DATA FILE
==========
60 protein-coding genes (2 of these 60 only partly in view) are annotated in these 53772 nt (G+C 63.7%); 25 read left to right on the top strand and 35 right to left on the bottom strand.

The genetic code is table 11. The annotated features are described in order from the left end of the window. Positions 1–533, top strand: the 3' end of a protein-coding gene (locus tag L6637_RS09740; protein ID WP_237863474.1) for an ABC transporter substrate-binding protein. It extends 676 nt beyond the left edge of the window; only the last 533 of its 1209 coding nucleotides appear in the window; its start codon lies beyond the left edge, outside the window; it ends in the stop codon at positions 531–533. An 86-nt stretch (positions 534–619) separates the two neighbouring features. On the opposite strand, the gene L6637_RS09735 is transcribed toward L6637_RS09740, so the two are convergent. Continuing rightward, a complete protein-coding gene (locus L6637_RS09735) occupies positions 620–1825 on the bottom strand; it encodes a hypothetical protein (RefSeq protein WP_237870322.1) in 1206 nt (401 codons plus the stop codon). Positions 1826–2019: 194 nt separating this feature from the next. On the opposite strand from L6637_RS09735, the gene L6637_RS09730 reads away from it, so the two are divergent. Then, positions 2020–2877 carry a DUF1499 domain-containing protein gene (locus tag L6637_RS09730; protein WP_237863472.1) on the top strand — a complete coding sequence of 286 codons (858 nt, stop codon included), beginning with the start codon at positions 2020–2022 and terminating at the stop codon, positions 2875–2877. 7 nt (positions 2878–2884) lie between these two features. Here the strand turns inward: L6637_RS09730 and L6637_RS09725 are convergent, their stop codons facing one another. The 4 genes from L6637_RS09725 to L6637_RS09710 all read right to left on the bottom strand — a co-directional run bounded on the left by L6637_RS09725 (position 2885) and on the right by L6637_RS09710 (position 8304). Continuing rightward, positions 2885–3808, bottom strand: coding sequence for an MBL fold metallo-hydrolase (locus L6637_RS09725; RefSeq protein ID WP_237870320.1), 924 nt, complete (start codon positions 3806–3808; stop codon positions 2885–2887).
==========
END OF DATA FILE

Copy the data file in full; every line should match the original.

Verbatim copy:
60 protein-coding genes (2 of these 60 only partly in view) are annotated in these 53772 nt (G+C 63.7%); 25 read left to right on the top strand and 35 right to left on the bottom strand.

The genetic code is table 11. The annotated features are described in order from the left end of the window. Positions 1–533, top strand: the 3' end of a protein-coding gene (locus tag L6637_RS09740; protein ID WP_237863474.1) for an ABC transporter substrate-binding protein. It extends 676 nt beyond the left edge of the window; only the last 533 of its 1209 coding nucleotides appear in the window; its start codon lies beyond the left edge, outside the window; it ends in the stop codon at positions 531–533. An 86-nt stretch (positions 534–619) separates the two neighbouring features. On the opposite strand, the gene L6637_RS09735 is transcribed toward L6637_RS09740, so the two are convergent. Continuing rightward, a complete protein-coding gene (locus L6637_RS09735) occupies positions 620–1825 on the bottom strand; it encodes a hypothetical protein (RefSeq protein WP_237870322.1) in 1206 nt (401 codons plus the stop codon). Positions 1826–2019: 194 nt separating this feature from the next. On the opposite strand from L6637_RS09735, the gene L6637_RS09730 reads away from it, so the two are divergent. Then, positions 2020–2877 carry a DUF1499 domain-containing protein gene (locus tag L6637_RS09730; protein WP_237863472.1) on the top strand — a complete coding sequence of 286 codons (858 nt, stop codon included), beginning with the start codon at positions 2020–2022 and terminating at the stop codon, positions 2875–2877. 7 nt (positions 2878–2884) lie between these two features. Here the strand turns inward: L6637_RS09730 and L6637_RS09725 are convergent, their stop codons facing one another. The 4 genes from L6637_RS09725 to L6637_RS09710 all read right to left on the bottom strand — a co-directional run bounded on the left by L6637_RS09725 (position 2885) and on the right by L6637_RS09710 (position 8304). Continuing rightward, positions 2885–3808, bottom strand: coding sequence for an MBL fold metallo-hydrolase (locus L6637_RS09725; RefSeq protein ID WP_237870320.1), 924 nt, complete (start codon positions 3806–3808; stop codon positions 2885–2887).